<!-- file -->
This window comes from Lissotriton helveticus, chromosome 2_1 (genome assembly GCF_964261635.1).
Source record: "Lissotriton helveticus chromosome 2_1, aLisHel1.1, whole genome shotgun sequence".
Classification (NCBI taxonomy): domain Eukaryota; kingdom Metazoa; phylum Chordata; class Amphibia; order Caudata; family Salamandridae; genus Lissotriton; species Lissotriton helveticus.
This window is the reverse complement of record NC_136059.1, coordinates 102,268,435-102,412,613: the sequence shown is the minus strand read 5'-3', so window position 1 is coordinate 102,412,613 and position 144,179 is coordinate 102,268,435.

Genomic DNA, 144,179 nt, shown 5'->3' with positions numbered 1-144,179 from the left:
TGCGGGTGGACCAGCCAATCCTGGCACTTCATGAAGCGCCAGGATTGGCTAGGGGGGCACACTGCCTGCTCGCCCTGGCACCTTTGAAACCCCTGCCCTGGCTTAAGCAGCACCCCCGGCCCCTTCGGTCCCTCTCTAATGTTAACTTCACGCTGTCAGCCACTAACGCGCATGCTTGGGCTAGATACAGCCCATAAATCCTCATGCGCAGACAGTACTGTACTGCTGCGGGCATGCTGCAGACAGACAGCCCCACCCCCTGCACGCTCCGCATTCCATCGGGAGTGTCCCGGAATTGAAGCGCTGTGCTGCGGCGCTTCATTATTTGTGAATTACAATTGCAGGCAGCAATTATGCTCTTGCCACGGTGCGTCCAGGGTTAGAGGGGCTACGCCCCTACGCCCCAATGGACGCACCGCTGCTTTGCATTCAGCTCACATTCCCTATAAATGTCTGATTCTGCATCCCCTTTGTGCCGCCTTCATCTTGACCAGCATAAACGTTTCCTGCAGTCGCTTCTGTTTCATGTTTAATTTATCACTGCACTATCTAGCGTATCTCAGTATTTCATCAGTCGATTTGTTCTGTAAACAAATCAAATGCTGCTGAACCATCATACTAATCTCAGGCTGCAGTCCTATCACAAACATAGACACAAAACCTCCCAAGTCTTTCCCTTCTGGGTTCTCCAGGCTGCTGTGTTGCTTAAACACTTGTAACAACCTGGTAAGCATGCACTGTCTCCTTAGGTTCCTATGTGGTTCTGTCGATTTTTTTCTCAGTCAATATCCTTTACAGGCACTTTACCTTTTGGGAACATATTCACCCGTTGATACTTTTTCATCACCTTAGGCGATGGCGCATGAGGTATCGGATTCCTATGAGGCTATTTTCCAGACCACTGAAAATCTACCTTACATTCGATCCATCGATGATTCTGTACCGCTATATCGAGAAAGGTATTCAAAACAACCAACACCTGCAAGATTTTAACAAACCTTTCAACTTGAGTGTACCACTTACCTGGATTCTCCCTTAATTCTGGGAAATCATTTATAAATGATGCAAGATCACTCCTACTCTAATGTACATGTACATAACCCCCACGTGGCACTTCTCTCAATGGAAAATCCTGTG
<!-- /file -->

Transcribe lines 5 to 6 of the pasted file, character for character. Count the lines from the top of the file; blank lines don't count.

Genomic DNA, 144,179 nt, shown 5'->3' with positions numbered 1-144,179 from the left:
TGCGGGTGGACCAGCCAATCCTGGCACTTCATGAAGCGCCAGGATTGGCTAGGGGGGCACACTGCCTGCTCGCCCTGGCACCTTTGAAACCCCTGCCCTGGCTTAAGCAGCACCCCCGGCCCCTTCGGTCCCTCTCTAATGTTAACTTCACGCTGTCAGCCACTAACGCGCATGCTTGGGCTAGATACAGCCCATAAATCCTCATGCGCAGACAGTACTGTACTGCTGCGGGCATGCTGCAGACAGACAGCCCCACCCCCTGCACGCTCCGCATTCCATCGGGAGTGTCCCGGAATTGAAGCGCTGTGCTGCGGCGCTTCATTATTTGTGAATTACAATTGCAGGCAGCAATTATGCTCTTGCCACGGTGCGTCCAGGGTTAGAGGGGCTACGCCCCTACGCCCCAATGGACGCACCGCTGCTTTGCATTCAGCTCACATTCCCTATAAATGTCTGATTCTGCATCCCCTTTGTGCCGCCTTCATCTTGACCAGCATAAACGTTTCCTGCAGTCGCTTCTGTTTCATGTTTAATTTATCACTGCACTATCTAGCGTATCTCAGTATTTCATCAGTCGATTTGTTCTGTAAACAAATCAAATGCTGCTGAACCATCATACTAATCTCAGGCTGCAGTCCTATCACAAACATAGACACAAAACCTCCCAAGTCTTTCCCTTCTGGGTTCTCCAGGCTGCTGTGTTGCTTAAACACTTGTAACAACCTGGTAAGCATGCACTGTCTCCTTAGGTTCCTATGTGGTTCTGTCGATTTTTTTCTCAGTCAATATCCTTTACAGGCACTTTACCTTTTGGGAACATATTCACCCGTTGATACTTTTTCATCACCTTAGGCGATGGCGCATGAGGTATCGGATTCCTATGAGGCTATTTTCCAGACCACTGAAAATCTACCTTACATTCGATCCATCGATGATTCTGTACCGCTATATCGAGAAAGGTATTCAAAACAACCAACACCTGCAAGATTTTAACAAACCTTTCAACTTGAGTGTACCACTTACCTGGATTCTCCCTTAATTCTGGGAAATCATTTATAAATGATGCAAGATCACTCCTACTCTAATGTACATGTACATAACCCCCACGTGGCACTTCTCTCAATGGAAAATCCTGTG